Caution: Writers at play

Bankrupt Cities--"The Tip of the Iceberg"?

I can’t resist the temptation to climb up on the old soap box briefly today.  Earlier today there was an article published on Yahoo Finance’s “The Daily Ticker” about municipal bankruptcy declaring that it’s the “tip of the iceberg”.


In the article, Richard Brodsky, senior fellow at Demos.org and former 14-term New York State assemblyman, said "This is the tip of the iceberg for different reasons in different places.”


The article specifically referred to this week’s decision by the City of San Bernardino, CA to seek Chapter 9 bankruptcy protection. “San Bernardino, Calif., is the latest municipality to seek bankruptcy protection for its $45 million budget shortfall, following Mammoth Lakes and Stockton, which was the largest U.S city to ever go bust. Bankruptcy filings by these three California cities have raised questions about the scope of budget issues on the local level and whether there will be more,” the article said.


That’s well and good but many experts, including Brodsky, are predicting even more filings or other maneuvers to escape budget disasters than the cities in California—although California is arguably the most at risk state and its cities the one’s which are also most in peril.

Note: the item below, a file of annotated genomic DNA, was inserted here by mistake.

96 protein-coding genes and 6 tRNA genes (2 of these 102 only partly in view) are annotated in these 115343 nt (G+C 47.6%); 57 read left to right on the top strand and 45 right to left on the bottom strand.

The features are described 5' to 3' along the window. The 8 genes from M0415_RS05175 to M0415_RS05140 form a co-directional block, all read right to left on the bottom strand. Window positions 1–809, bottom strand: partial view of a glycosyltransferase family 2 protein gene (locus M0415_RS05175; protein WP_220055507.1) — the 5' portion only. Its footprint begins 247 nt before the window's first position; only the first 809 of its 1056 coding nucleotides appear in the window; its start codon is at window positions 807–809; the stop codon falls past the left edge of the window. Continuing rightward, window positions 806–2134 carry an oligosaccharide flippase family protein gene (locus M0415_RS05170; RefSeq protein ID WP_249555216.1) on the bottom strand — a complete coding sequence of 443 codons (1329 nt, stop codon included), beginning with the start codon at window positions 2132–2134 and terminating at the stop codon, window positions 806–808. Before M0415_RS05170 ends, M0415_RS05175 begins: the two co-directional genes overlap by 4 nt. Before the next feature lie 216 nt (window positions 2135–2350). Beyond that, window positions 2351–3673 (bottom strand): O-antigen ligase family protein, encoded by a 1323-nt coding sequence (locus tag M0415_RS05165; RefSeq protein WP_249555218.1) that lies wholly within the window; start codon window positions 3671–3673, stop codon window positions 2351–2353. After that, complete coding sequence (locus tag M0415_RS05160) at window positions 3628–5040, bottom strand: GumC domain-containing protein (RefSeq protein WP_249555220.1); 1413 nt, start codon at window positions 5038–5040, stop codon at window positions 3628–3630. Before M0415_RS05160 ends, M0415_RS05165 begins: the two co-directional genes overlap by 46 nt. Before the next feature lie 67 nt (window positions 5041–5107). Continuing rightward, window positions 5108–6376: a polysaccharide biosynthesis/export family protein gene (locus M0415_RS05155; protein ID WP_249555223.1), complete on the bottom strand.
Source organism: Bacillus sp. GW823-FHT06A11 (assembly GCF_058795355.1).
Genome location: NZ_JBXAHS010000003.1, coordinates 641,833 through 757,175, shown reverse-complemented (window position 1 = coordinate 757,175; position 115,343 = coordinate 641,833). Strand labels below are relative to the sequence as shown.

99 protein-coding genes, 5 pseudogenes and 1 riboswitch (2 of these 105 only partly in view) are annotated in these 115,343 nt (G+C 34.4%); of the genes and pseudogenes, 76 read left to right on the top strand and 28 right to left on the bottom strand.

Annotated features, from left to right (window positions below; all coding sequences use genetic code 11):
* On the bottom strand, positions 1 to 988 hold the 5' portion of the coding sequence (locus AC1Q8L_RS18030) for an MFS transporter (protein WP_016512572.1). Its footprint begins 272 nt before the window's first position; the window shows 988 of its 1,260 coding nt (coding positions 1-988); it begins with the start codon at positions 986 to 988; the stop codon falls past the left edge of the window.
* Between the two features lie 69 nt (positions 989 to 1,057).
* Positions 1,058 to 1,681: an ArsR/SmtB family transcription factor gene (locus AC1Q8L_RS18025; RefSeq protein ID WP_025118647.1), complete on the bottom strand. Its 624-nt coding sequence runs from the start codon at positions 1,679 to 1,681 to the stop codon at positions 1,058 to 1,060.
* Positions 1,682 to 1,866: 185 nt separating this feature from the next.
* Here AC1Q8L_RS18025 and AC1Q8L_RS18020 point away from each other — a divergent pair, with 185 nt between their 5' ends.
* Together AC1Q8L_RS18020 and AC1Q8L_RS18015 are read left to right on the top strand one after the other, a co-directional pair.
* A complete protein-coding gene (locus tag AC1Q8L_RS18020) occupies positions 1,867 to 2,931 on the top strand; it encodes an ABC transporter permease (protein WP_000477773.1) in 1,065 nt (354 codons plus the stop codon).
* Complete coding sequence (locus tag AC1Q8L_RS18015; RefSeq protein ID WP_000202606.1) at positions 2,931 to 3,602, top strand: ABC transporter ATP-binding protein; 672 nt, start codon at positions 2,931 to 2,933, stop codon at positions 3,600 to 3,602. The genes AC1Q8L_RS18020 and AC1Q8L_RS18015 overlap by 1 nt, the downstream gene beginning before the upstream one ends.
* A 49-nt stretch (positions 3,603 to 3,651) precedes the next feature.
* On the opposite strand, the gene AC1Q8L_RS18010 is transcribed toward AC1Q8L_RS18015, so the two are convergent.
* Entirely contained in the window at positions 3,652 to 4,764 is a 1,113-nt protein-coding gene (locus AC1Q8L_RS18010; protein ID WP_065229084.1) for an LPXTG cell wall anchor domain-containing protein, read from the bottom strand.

San Bernardino’s woes are shared by cities such as Scranton, PA and North Las Vegas, NV both of which have attempted to take measures other than bankruptcy which is an option not available to municipalities in those states.

According to the article, Brodsky said that years of declining property values after the housing bubble burst  have left many cities strapped for cash. “If property values fall, so do revenues collected from property taxes. Additionally, while people do love their services, there's been a growing distaste for increasing tax revenues to pay for those benefits.”


And that’s my point of departure with this expert and others who are out there blaming these municipal failures on traditional “tax and spend” liberals.  The fault comes right back to anyone who was in elected positions passing ordinances and laws; setting policy and negotiation labor contracts from the mid-90’s through today.


Around the “turn of the century” I recall seeing and hearing news reports and “experts” addressing the question of “will the real estate bubble burst?”  Typically the answer was, “no”.  These experts in finance and business were calling for continued double-digit appreciation in real estate for the foreseeable future and beyond.  Budgets in government were predicated on it.  Bond issues were based on this ever-upward spiral.  Public employee retirement programs were banked on it.


And each time I would hear something like that I would cringe.  “Hell, yes!”  The bubble has to burst.   What goes up must come down.  Budget for a worst case scenario on income and make expenses match up.  I’m a huge believer in budgeting other peoples’ money as conservatively as possible.